WWW: When Athens Met Jerusalem by John Mark Reynolds

February 5, 2014 by Brandy Vencel
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When Athens Met Jerusalem
by John Mark Reynolds

I bought this book for two excuses reasons. First, I thought it would help me studying up for the talk I’m writing for this summer’s conference {not that they’ve asked me to speak yet — how presumptuous of me!}. In reading some of it, the jury is still out on whether this is so, but I like it, so there you go. Second, John Mark Reynolds was at Biola when I was there and, though I never had a chance to study under him, I always loved any opportunity to hear him speak in chapel {or any other venue that was available}. So, naturally, I wanted to read his book when I heard about it.

I’ve only read the Introduction and part of the first chapter, but it’s been a delightful romp through philosophical history thus far. The whole thing dovetails nicely with the Year Six readings I’ve been doing in order to discuss with my oldest. While The Story of the Greeks reminds me of Plutarch, full of myths and wars and political intrigue with a few chapters on famous philosophers {such as Socrates}, this book is focusing on the history of philosophical thought, beginning with pre-Socratic thinkers. Fascinating! I’m saving snippets to read aloud to my son.

What I love the most, though, is his focus on how this prepared the way for the Church, how Greek thought and language helped to bring about the fullness of time in which Christ was born.

The desire to do philosophy did not dry up, and in fact it grew in centers like Alexandria, but the quality was low. Ideas after Aristotle multiplied but did not progress. There is a great deal of water in a swamp, but it doesn’t go anywhere. The man who had the answer to this stagnation was Saint Paul. {p. 16}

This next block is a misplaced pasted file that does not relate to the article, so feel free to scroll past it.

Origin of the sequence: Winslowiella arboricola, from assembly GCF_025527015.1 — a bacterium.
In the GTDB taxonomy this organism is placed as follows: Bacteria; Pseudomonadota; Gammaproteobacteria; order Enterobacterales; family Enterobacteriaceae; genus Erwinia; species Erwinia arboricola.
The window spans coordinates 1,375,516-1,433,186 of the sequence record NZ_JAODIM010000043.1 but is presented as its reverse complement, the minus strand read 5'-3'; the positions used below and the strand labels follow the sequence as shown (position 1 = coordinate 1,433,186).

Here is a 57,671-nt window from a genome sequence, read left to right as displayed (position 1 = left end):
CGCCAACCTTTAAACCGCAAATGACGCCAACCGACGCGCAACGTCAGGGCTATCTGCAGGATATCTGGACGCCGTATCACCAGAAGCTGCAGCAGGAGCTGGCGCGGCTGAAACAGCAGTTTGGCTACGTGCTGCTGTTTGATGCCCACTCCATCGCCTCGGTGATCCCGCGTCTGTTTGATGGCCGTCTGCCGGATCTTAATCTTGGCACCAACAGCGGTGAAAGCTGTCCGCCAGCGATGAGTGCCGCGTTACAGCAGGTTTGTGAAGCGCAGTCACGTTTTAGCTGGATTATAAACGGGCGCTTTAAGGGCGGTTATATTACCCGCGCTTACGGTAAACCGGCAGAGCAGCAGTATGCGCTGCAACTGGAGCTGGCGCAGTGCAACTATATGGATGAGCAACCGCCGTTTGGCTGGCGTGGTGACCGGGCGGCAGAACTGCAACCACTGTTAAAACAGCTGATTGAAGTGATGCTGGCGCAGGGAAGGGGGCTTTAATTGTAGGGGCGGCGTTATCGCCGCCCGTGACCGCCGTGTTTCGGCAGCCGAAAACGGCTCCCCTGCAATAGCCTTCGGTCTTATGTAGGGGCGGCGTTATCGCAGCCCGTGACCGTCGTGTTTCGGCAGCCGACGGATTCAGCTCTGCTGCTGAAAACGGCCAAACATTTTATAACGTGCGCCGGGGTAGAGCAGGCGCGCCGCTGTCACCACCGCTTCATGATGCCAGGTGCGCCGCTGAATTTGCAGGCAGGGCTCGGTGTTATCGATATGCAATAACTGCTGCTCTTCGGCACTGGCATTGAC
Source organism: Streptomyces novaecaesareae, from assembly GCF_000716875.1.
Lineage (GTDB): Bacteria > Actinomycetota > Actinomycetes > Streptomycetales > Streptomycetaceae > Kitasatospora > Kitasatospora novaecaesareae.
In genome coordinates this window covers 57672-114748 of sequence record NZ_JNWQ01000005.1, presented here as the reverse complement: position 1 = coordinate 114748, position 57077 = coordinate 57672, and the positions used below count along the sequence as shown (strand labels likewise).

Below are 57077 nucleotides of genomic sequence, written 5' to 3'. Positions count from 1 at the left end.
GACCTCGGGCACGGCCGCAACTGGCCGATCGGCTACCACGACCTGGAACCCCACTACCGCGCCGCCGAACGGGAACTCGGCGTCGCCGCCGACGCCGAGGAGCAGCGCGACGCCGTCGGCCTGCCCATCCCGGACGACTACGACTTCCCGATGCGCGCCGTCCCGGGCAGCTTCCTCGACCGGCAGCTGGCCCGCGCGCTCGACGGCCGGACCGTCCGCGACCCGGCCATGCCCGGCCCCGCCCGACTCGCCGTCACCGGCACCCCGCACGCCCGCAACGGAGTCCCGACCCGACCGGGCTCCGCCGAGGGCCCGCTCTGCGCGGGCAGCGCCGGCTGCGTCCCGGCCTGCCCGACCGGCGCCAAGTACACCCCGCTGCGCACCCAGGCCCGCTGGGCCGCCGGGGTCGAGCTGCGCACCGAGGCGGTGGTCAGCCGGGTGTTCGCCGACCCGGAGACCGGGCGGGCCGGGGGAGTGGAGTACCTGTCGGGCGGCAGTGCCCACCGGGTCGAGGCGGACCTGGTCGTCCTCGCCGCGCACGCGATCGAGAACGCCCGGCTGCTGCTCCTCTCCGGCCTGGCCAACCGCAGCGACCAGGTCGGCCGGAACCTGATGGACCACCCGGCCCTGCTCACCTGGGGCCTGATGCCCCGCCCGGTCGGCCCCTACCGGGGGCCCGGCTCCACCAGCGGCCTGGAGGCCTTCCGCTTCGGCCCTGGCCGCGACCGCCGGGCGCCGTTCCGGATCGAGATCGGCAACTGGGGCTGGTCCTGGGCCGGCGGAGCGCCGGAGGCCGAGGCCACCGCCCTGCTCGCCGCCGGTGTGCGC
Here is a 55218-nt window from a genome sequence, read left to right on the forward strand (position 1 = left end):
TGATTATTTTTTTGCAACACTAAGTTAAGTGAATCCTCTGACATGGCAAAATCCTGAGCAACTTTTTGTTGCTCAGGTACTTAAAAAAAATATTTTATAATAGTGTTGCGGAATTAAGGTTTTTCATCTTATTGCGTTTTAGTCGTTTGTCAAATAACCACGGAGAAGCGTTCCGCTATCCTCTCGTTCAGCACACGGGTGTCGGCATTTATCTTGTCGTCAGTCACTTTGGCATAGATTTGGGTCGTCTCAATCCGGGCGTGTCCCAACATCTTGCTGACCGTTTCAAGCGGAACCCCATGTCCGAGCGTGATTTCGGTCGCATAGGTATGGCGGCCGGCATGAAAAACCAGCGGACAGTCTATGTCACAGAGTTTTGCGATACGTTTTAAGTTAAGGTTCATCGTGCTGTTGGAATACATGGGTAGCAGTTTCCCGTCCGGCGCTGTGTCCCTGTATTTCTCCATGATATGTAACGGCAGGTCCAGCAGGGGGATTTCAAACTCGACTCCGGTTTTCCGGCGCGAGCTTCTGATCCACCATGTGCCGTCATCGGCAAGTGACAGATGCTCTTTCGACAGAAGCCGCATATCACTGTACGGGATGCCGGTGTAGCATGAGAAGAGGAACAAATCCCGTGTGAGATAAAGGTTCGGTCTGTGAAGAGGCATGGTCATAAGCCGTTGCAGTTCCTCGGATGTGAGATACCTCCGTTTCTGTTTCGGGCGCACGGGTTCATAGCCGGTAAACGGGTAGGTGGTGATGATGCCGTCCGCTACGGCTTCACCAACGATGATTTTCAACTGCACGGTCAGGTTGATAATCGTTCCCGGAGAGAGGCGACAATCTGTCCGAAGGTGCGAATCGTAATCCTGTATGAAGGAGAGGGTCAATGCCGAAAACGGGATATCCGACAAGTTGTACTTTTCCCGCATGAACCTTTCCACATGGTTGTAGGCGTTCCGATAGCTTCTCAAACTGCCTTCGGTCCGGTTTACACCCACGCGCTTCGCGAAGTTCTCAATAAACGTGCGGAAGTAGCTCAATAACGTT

To be truly Christian, after all, was to believe some things and not to believe others. The very idea, however, makes conversation with those who deny logic in their religion impossible. {p. 21}

The irony is that secularists have no more use for old books and writers than the most anti-intellectual Christians. {p. 21}

To study the Greek thinkers before their contact with Christianity is to see the best that human reason and imagination is capable of without divine revelation. {p. 22}

In the year 585 BC and Ionian philosopher name Thales accurately predicted an eclipse of the sun, and philosophy was born. His prediction was remarkable because it was not just a lucky guess but part of a well-ordered cosmology. {p. 30}

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